Urban Process and Power has two chief aims. Firstly, it analyses and explains a century of the production and reproduction of the urban environment in which most of us live. Secondly, the book focuses on recent changes in the control of these processes and the ideology that has brought these changes about. Immense disparities exist between the "best" and the "worst" urban areas in Britain. Why do these differences arise and how are they perpetuated? The author argues that the growth of such inequality is linked to questions of accountability and the increasing erosion of a democratic principle in the urban process.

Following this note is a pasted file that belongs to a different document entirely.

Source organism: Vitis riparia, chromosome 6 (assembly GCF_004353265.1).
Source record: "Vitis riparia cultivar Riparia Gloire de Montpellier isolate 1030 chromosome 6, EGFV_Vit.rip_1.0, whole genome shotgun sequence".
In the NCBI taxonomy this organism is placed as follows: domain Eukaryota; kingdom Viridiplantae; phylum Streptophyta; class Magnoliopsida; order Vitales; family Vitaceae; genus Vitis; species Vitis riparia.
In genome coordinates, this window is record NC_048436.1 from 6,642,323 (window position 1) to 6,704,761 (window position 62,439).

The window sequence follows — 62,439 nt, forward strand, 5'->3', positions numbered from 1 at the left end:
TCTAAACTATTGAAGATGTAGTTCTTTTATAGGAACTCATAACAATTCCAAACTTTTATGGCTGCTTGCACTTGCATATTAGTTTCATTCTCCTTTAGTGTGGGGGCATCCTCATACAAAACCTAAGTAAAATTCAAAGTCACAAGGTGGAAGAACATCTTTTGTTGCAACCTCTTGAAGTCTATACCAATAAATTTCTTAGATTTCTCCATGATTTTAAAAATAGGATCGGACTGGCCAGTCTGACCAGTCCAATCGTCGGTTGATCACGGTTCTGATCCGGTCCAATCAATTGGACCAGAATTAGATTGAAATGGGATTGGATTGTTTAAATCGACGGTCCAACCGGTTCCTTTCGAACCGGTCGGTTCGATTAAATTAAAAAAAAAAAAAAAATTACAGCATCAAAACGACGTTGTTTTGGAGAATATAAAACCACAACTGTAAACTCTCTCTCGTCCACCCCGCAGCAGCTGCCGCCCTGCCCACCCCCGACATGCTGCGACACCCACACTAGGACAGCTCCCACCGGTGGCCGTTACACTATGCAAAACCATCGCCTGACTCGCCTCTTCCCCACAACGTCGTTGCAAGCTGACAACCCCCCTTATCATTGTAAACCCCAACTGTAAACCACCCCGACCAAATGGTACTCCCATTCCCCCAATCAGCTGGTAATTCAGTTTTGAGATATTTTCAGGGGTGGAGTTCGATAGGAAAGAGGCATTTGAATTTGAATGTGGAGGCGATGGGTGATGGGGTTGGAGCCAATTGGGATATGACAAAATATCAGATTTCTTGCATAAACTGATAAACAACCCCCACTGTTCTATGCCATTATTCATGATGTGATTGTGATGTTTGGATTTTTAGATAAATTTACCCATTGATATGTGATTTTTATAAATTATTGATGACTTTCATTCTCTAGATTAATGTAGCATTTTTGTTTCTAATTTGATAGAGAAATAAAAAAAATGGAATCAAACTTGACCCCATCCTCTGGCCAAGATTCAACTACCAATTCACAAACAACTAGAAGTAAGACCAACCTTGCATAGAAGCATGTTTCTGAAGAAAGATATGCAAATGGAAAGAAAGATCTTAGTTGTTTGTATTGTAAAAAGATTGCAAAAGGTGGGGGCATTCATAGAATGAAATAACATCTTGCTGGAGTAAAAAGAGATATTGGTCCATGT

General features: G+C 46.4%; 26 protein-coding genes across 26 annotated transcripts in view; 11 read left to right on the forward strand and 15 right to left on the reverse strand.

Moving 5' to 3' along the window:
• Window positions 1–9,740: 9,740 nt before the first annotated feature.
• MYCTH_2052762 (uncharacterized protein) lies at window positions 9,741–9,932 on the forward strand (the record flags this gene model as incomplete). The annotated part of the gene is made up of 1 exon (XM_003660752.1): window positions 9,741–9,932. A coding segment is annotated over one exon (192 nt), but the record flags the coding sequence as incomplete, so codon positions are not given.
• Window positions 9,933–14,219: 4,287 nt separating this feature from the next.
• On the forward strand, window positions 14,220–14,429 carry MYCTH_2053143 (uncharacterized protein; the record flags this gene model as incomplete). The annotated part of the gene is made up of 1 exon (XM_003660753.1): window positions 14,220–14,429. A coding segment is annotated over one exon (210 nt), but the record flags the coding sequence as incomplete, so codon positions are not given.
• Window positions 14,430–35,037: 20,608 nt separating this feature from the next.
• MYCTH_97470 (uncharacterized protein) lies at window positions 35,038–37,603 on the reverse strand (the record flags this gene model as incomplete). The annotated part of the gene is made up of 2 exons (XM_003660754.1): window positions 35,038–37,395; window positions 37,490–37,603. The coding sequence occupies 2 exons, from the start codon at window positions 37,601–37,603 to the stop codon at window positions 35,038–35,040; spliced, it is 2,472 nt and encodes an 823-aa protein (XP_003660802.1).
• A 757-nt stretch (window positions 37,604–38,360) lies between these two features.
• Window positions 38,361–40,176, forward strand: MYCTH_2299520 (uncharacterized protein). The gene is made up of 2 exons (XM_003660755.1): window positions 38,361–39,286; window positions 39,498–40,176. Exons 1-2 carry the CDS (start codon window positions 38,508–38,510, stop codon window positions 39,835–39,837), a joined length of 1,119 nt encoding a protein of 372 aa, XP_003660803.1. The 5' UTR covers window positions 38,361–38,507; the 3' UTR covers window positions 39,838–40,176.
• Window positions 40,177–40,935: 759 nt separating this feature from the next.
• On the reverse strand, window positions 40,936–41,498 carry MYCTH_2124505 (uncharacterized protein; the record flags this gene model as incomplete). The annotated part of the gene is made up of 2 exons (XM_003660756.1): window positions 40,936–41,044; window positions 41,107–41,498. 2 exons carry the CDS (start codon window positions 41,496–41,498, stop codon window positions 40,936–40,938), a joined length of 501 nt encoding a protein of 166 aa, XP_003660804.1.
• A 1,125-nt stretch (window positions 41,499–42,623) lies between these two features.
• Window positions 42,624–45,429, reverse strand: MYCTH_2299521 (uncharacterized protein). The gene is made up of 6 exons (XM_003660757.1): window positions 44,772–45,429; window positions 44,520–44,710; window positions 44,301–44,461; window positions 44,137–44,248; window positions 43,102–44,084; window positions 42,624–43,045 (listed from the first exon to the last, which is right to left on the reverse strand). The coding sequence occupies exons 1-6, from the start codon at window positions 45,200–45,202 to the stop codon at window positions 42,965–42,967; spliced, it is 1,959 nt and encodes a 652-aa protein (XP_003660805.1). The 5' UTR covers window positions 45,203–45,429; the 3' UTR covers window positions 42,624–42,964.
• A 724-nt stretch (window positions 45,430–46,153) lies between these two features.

`Ambrose describes wtih admirable lucidity the mechanics of development in Britain … an interesting book, particularly for those seeking an overview of housing development in Britain in the 1980s and 1990s.' - Planning Perspectives